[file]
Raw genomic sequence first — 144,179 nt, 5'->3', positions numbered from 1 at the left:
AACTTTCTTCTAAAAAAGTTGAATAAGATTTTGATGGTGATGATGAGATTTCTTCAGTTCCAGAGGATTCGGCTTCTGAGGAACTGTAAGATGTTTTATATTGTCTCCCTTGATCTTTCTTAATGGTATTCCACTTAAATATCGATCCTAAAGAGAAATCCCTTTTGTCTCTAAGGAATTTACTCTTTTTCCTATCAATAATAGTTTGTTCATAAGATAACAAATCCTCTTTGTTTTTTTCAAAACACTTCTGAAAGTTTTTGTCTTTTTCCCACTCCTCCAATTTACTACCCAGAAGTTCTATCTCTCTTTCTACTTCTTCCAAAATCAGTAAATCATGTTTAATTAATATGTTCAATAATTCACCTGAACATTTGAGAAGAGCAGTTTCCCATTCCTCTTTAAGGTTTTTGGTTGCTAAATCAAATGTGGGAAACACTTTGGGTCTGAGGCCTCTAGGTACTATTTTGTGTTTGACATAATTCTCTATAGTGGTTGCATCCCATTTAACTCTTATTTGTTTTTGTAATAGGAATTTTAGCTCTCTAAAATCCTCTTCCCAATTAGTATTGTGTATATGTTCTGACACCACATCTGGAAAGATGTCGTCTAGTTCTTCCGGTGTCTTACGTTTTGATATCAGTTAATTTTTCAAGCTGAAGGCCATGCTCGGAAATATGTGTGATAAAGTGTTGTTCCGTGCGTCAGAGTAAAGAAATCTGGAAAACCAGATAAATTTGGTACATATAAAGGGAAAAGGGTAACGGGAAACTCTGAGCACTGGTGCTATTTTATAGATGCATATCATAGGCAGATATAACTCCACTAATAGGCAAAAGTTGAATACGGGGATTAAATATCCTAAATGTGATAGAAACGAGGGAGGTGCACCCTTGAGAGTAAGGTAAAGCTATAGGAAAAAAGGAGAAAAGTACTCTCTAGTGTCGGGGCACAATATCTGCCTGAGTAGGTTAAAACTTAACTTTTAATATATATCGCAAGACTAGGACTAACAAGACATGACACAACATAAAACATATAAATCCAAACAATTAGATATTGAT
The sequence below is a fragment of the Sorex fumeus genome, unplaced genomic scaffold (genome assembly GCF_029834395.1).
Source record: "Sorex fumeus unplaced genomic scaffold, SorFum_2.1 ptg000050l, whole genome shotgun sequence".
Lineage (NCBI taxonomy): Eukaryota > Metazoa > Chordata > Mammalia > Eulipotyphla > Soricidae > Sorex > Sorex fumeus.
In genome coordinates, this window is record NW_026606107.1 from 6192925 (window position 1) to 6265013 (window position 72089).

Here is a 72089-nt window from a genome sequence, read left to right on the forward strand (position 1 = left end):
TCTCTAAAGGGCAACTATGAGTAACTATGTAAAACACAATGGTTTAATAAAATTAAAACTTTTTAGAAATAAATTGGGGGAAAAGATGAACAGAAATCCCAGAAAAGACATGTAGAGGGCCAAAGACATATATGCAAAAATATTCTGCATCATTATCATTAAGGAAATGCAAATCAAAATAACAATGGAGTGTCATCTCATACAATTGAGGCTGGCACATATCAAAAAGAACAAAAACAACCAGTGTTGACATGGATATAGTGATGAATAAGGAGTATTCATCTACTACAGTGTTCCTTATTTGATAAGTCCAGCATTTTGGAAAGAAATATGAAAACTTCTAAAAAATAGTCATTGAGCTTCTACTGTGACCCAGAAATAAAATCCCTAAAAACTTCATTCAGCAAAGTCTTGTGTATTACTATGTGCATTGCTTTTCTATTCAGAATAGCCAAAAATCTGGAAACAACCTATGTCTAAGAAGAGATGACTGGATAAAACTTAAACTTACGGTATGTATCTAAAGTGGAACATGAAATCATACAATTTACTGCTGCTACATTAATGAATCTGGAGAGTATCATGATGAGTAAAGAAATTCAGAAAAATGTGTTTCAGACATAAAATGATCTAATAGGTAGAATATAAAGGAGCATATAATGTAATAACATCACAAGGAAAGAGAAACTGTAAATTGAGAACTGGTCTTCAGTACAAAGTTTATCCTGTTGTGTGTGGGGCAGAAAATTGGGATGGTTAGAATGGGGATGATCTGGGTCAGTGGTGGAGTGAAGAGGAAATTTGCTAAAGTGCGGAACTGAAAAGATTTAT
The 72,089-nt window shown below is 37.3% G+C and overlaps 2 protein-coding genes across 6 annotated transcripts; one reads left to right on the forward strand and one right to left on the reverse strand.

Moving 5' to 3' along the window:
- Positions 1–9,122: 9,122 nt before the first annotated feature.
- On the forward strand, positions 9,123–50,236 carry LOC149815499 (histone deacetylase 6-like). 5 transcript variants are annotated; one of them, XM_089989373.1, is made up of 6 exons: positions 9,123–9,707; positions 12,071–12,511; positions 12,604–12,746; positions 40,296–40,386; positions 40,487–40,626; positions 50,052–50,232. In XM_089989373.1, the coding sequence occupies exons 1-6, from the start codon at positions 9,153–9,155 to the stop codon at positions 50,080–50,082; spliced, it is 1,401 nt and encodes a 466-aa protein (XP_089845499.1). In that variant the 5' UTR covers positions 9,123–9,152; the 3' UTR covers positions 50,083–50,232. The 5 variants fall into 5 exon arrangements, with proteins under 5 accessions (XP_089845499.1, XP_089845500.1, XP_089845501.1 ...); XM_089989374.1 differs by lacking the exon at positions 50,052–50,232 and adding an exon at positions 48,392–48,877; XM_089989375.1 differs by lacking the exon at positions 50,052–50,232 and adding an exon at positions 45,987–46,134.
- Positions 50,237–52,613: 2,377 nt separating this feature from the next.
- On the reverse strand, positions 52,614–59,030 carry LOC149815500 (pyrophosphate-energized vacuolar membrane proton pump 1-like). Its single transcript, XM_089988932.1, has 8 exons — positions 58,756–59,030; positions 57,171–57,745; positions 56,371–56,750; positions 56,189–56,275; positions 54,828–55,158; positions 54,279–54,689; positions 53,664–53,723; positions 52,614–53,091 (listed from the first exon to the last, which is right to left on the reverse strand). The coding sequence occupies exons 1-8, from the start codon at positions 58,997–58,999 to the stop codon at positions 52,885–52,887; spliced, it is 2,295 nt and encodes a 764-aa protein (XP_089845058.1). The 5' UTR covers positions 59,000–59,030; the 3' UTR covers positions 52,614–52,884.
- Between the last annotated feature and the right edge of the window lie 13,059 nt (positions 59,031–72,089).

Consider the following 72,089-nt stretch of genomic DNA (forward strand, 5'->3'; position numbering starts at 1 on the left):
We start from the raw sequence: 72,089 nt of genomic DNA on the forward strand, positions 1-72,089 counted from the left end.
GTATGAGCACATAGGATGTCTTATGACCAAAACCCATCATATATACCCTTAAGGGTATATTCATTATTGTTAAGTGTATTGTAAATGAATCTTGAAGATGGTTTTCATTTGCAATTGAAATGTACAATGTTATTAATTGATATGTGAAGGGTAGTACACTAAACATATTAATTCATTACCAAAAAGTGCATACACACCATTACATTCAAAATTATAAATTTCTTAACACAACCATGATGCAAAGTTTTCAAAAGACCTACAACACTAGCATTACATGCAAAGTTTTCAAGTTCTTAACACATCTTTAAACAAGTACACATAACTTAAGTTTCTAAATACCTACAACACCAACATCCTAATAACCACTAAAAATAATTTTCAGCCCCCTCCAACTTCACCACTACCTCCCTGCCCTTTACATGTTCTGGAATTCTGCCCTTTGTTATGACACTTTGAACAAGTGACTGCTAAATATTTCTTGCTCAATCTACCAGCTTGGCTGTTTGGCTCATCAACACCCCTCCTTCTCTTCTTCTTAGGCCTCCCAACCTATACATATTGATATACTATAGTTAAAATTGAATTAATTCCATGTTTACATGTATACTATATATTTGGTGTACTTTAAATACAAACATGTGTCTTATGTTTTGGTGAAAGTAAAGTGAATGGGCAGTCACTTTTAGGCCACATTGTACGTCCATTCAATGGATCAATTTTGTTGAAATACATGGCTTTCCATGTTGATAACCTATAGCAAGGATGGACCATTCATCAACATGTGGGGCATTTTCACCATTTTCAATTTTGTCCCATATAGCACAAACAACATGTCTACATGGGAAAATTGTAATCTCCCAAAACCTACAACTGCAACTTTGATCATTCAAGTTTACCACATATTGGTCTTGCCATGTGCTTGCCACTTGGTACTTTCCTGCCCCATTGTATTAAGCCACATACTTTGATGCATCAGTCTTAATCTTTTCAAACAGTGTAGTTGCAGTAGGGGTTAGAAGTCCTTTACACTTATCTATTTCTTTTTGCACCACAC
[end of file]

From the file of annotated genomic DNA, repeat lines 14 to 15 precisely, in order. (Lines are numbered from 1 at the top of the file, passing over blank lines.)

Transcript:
- On the reverse strand, positions 52,614–59,030 carry LOC149815500 (pyrophosphate-energized vacuolar membrane proton pump 1-like). Its single transcript, XM_089988932.1, has 8 exons — positions 58,756–59,030; positions 57,171–57,745; positions 56,371–56,750; positions 56,189–56,275; positions 54,828–55,158; positions 54,279–54,689; positions 53,664–53,723; positions 52,614–53,091 (listed from the first exon to the last, which is right to left on the reverse strand). The coding sequence occupies exons 1-8, from the start codon at positions 58,997–58,999 to the stop codon at positions 52,885–52,887; spliced, it is 2,295 nt and encodes a 764-aa protein (XP_089845058.1). The 5' UTR covers positions 59,000–59,030; the 3' UTR covers positions 52,614–52,884.
- Between the last annotated feature and the right edge of the window lie 13,059 nt (positions 59,031–72,089).